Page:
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I have values two vectors that are spread across ranges of [-5, -1] and [1, 5] respectively. They can be decimals. Here is a toy example:

x <- c(-5, -4.5, -4.4, -3, -1.95, -1)
y <- c(1, 2, 3, 3, 3.5, 3.7)

I concatenate these to deal with one vector: z <- c(x, y) So we can see that ydoes not actually have the full range of possible values, i.e. it's largest value is 3.7, not 5.

There is nothing between -1 and 1 apart from some zeros, so nothing like 0.7.

I want to scale all the data to a [-1, 1] range, but if I use the common method of normalisation with my own function:

common_scaler <- function(input_data, new_min, new_max) {

    ## Define parameters for scaling
    old_min <- min(input_data)
    old_max <- max(input_data)
    a <- (new_max - new_min)/(old_max - old_min)
    b <- new_max - a * old_max

    ## Scale the input_data
    output_data <- a * input_data + b
    return(output_data)
}

The output is all nicely between -1 and 1, however there is a value of +1 included.

> common_scaler(z, -1, 1)
> [1] -1.00000 -0.88506 -0.86207 -0.54023 -0.29885 -0.08046  0.37931  0.60920  0.83908  0.83908  0.95402  1.00000

We know there was no +5 in the original data, so this leads me to believe we have fundamentally altered the properties of the data set. If I take the mean before and after, the interpretation will be different. For example:

> mean(z)
[1] -0.3042
> mean(scaler2(z, -1, 1))
[1] 0.0795

This changes the whole outcome for my research, i.e. the results being positive or negative.

I thought "All I want to do is scale the data down to my chosen range, so I need a factor to divide through by". I took the maximum value of the data set (so from x and y) and divide through by that, meaning my largest value should now be -1, while on the positive side, I have 0.74 (3.7/5). Here is the function, with the rsults and the comparison of means:

my_scaler <- function(x) {x / max(sqrt(x*x))}

> my_scaler(z)
 [1] -1.00 -0.90 -0.88 -0.60 -0.39 -0.20  0.20  0.40  0.60  0.60  0.70  0.74

> mean(z)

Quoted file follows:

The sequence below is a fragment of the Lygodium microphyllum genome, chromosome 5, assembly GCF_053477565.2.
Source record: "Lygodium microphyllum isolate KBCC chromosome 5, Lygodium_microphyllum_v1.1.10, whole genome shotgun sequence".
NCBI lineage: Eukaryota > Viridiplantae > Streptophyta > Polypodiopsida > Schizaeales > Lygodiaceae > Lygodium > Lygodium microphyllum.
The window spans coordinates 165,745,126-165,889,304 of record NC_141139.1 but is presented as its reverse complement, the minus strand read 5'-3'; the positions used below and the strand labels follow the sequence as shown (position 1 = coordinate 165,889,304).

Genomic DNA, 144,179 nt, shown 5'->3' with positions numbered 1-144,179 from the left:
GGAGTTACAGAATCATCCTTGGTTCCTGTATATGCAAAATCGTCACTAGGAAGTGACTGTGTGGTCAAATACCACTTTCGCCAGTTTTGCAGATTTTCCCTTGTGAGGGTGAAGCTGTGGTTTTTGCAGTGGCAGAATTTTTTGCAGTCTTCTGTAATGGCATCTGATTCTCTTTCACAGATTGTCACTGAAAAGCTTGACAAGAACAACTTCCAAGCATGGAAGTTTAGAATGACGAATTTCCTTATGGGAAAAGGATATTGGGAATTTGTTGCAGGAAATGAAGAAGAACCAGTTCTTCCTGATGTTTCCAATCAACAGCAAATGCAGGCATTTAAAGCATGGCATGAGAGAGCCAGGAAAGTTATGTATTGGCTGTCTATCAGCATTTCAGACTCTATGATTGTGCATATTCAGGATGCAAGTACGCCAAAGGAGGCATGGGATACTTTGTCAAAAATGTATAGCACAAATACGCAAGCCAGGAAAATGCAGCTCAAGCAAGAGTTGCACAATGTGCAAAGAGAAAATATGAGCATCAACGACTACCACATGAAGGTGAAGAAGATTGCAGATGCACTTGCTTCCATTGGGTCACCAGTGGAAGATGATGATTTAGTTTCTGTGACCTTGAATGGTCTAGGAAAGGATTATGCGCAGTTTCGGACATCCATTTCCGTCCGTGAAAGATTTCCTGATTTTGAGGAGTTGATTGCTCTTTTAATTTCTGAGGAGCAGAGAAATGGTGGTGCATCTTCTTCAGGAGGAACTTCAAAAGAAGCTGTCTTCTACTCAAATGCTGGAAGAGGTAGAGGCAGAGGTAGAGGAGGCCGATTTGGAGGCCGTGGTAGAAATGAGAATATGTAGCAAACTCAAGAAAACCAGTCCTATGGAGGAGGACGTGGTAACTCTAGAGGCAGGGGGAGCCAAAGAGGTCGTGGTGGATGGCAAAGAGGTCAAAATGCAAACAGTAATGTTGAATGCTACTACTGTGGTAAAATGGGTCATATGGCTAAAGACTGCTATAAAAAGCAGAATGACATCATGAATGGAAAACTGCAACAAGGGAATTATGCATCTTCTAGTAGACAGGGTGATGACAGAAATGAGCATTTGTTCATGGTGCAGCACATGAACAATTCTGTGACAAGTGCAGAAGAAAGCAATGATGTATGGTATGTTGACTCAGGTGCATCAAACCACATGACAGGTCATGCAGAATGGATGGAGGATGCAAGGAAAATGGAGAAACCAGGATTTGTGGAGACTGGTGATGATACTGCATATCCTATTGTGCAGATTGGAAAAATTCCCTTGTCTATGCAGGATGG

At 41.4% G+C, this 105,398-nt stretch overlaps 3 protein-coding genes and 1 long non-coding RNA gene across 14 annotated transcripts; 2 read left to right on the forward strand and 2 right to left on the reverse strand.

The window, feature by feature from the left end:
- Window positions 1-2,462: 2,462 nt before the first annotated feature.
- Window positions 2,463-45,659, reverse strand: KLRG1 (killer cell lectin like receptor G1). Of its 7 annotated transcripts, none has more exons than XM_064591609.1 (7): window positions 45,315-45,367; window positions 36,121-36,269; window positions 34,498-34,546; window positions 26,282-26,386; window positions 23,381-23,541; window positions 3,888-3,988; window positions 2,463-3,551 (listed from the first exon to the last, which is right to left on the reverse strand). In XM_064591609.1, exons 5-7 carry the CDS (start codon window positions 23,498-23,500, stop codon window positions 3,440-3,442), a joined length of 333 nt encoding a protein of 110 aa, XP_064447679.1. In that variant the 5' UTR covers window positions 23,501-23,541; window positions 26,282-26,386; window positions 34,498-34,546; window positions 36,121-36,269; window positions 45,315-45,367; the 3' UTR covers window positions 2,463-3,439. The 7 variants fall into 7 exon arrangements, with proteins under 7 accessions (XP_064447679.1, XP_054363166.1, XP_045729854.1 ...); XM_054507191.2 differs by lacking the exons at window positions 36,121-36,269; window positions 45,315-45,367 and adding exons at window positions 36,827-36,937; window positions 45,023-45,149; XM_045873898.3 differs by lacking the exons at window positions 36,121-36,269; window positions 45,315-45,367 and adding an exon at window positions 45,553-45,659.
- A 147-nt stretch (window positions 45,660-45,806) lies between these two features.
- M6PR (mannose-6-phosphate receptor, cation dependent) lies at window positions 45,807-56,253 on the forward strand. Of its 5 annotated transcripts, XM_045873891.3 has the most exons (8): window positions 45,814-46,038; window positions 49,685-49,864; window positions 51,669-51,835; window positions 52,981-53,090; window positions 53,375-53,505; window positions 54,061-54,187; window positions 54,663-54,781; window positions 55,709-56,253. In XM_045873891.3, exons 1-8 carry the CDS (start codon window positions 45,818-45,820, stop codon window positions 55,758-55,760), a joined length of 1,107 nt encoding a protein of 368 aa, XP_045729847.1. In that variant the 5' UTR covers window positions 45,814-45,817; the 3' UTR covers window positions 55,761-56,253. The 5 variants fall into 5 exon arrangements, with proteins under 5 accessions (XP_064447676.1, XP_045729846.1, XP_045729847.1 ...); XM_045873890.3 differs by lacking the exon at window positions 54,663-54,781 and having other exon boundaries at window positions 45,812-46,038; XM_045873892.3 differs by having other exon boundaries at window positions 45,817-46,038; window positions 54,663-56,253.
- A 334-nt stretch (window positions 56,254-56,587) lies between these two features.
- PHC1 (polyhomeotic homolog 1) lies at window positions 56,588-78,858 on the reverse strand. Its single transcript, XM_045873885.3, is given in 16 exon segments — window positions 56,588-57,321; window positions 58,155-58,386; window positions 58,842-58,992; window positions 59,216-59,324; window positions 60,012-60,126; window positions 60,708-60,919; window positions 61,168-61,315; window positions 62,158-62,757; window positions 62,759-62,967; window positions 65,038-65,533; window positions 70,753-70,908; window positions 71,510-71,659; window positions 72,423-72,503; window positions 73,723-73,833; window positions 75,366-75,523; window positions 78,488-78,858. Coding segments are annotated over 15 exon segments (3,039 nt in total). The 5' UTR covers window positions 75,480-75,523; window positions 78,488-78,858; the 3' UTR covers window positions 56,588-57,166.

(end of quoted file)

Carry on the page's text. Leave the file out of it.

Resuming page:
[1] -0.3042
> mean(my_scaler(z))
[1] -0.06083

This seems more reasonable to me, however I don't know if I am breaking some fundamental rules of scaling/transforming data. Have I changed the distribution in some detrimental way?

I actually have a data set with 1000 observations of 70 variables, each with their own scales. The desired result is that I have can take perform rowMeans over all the data, without getting any kind of distortion on the results. Maybe I could take the mean first, then scale all the data with my_scaler?

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I think your my_scaler function in the last snippet will fail for the same motive the function common_scaler. What you want (depending what you want) is a linear mapping between two scales, for example $$ T:[-5,5] \to [-1,1] $$ This being linear, it's derivative is a constant, so every other linear function (mean, variance, etc.) will be scaled with the same constant.

Normally, when you scale the some N observations with m features, you don't scale every single observation independently, but scale all observations with respect to the minimum and the maximum found accounting all features. This leads to the linear mapping said before.

Now, you did the observation that your data has a minimum of -5 and a maximum of 5 and this is valid for all your data (but maybe not for every single observation), so you should be ok by just scaling by a factor 0.2, and every other linear transformation in your data should be preserved.

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  • $\begingroup$ Thanks for the explanation, +1 (if not for the explanation, then for "What you want (depending on what you want) ..." :-) $\endgroup$ – n1k31t4 Dec 9 '15 at 16:41
  • $\begingroup$ My data has a potential max/min of +5/-5... there isn't always an actual plus or minus five in the data set. I have gone with dividing by the absolute of the max of the data set, so there will always be a +/-1 in the set, with all other data scaled linearly. Is this upholding with your advice? $\endgroup$ – n1k31t4 Dec 12 '15 at 22:58

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